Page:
The Way I Look at It

Life is a big playground. You feel very small when you look around you, but you still think it’s all a great adventure. There will be bullies who will try to punch you or trip you on your way to the sandbox. You may end up with cuts and bruises, or come out unscathed. Either way, they will always be jerks and you will always have survived.

There’s a minimum height requirement to minimize injury when you fall, so don’t worry. Everyone will (most of the time) come out of the playground alive. There is security to monitor child activity—moms, dads, older brothers and sisters, babysitters. They keep a watch on you but they trust you enough to keep their distance and let you play. The best part is when you look at them and you see their smile of encouragement. But despite the splendor of it all, it’s never only fun and games.

For instance, the sandbox is a pit for discovery and imagination. The thought of creating something with your own hands, save from a few basic tools—it’s amazing, no matter how temporary your creation is. It’s even more fun when you have friends to help you make something. There’s nothing better than being surrounded by supportive and nurturing people.

So, the sandbox is good, but try to avoid the swing set. It may give you a certain kind of exhilaration. But the truth is, you don’t really get anywhere. You just keep going up and down. And the higher you get, the higher the risk is of falling. The seesaw, however, is an excellent choice. It gives you two perspectives: what if feels like when feel like you’re on top of the world, and when you have your feet flat on the ground. Plus, it lets you appreciate your friends when they are at the top.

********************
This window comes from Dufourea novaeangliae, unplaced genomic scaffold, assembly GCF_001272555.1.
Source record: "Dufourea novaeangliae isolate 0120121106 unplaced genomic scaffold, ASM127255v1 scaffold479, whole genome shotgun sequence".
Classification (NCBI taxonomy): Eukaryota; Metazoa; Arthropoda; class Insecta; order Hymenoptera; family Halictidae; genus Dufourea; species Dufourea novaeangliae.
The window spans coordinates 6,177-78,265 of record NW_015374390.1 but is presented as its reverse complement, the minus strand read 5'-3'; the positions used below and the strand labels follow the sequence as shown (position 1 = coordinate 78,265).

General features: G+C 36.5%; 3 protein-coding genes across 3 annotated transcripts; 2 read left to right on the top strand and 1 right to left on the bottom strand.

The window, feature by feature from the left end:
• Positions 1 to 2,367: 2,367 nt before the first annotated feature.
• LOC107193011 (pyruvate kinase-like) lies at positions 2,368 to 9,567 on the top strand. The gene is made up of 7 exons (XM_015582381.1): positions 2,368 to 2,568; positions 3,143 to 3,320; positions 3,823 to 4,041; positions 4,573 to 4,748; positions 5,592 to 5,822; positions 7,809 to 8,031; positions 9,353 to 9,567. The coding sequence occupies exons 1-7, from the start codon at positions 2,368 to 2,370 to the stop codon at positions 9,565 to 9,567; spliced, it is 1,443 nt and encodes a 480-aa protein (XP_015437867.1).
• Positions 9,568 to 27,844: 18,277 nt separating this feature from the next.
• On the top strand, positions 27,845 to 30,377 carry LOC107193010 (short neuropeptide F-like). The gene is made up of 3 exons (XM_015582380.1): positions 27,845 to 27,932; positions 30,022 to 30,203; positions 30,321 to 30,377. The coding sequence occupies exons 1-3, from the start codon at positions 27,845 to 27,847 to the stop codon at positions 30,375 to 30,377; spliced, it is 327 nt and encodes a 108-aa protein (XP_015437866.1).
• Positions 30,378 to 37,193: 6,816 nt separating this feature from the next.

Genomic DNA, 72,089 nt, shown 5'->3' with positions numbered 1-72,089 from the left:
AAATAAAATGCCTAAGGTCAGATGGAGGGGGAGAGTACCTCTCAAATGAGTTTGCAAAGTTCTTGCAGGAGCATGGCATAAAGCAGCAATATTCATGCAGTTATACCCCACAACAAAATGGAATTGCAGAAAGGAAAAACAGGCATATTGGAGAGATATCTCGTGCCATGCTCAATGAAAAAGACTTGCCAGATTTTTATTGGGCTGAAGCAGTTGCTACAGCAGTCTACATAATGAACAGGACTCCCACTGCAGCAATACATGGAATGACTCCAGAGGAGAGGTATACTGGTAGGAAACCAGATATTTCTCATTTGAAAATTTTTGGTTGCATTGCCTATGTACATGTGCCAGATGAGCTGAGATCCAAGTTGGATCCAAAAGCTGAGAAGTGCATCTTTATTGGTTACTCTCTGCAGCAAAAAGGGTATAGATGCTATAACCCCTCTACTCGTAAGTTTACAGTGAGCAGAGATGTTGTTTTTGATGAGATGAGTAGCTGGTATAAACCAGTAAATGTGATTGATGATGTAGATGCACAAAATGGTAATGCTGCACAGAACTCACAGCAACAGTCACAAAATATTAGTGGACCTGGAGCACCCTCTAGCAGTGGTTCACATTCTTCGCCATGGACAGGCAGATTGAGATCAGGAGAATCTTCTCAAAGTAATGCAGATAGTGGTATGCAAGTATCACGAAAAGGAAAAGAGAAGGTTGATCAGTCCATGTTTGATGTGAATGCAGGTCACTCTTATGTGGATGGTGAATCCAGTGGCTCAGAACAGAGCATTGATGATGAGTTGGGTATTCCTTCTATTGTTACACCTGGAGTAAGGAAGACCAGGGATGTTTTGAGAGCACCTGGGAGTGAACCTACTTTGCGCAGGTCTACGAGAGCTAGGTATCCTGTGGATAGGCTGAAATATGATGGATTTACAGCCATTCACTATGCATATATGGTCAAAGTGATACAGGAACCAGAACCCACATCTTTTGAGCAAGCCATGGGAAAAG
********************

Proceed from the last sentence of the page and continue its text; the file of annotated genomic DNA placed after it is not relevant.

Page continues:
The monkey bars teach you a very important lesson—to hold on for dear life when it matters, and let go when you’re too tired and you’re already at the end. It teaches you common sense: why hold on when you can already let go? Why let go when you’re in the middle of the ride and you know you can make it to the end?

Riding the merry-go-round is a bittersweet experience, but it’s my favorite. You’re moving and staying where you are at the same time. You go on in (what feels like) an infinite ride and you see everything and everyone else in the playground pass you by. And you realize how fast life goes by, how it feels like you are running out of time and how it kind of makes you sad, what with the poignant music playing along and the dancing lights in the merry-go-round.

But you feel relieved when the three minutes is over and you get off the ride. Everything is still more or less the same, and there weren’t big changes that happened while you were gone having the ride of your life. The alarm from your earlier realization fades a little bit and reaffirms you that you still have more time that you knew you had. And somehow, that’s enough to make you feel okay.


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